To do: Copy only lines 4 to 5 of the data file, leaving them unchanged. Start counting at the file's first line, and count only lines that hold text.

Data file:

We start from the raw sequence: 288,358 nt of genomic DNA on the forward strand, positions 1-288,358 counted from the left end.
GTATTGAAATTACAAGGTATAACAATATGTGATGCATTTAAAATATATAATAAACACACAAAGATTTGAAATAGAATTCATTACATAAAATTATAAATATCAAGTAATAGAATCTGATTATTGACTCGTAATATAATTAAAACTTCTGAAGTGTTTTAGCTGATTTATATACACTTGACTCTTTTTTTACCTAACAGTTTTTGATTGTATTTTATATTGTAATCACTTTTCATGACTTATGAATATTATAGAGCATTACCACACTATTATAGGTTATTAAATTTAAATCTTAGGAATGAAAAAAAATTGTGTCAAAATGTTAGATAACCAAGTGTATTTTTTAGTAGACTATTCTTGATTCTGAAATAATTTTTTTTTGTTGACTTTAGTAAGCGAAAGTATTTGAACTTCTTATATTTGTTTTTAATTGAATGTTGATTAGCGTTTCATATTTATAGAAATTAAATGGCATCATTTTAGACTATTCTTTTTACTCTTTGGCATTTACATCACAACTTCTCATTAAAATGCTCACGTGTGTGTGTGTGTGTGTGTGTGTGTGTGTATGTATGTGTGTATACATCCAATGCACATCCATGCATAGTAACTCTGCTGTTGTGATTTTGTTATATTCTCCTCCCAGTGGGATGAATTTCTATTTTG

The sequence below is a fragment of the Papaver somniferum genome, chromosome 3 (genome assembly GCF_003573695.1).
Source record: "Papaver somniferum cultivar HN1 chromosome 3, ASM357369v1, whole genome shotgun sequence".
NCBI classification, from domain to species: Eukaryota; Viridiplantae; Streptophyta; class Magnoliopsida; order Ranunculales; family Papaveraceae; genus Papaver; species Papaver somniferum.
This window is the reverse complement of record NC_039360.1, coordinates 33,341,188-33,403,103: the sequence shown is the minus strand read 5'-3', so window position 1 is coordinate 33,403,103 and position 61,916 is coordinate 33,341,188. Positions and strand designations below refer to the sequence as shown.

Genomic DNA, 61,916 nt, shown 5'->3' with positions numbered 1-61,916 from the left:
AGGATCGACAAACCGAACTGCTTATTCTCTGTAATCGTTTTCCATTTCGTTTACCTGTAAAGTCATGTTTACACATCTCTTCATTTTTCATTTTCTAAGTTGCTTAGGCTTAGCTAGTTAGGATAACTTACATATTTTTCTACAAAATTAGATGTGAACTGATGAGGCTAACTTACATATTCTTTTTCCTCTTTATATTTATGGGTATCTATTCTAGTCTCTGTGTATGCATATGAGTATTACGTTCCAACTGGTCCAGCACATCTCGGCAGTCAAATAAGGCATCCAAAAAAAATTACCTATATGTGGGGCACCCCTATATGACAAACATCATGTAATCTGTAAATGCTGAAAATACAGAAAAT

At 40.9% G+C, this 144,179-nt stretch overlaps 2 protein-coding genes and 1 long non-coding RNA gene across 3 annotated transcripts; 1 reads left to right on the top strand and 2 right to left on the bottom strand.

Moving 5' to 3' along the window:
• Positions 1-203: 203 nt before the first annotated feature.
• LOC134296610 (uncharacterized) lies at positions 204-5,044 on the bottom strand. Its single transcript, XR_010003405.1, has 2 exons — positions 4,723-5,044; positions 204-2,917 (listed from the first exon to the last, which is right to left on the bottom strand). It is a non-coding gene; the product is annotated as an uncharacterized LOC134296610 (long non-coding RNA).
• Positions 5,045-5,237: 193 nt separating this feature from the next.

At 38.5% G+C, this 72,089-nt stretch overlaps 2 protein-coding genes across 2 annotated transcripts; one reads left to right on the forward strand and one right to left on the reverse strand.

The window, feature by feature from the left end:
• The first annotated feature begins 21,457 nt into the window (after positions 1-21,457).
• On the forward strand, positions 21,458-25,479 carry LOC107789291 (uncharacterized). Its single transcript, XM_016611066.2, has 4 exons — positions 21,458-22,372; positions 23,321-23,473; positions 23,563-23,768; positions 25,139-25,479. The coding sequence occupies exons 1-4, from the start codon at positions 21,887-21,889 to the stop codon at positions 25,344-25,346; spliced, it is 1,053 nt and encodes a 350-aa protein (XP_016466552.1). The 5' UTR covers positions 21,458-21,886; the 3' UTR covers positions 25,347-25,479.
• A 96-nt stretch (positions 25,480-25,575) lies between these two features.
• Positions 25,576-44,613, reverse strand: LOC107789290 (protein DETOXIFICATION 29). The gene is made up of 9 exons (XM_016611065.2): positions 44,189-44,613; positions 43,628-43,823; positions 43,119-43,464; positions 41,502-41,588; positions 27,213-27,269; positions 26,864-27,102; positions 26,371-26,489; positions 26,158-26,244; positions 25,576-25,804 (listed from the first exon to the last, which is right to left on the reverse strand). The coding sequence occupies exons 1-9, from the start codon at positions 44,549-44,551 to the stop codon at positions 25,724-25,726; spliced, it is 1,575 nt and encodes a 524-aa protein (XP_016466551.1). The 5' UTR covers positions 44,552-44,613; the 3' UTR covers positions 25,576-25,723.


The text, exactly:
Source record: "Papaver somniferum cultivar HN1 chromosome 3, ASM357369v1, whole genome shotgun sequence".
NCBI classification, from domain to species: Eukaryota; Viridiplantae; Streptophyta; class Magnoliopsida; order Ranunculales; family Papaveraceae; genus Papaver; species Papaver somniferum.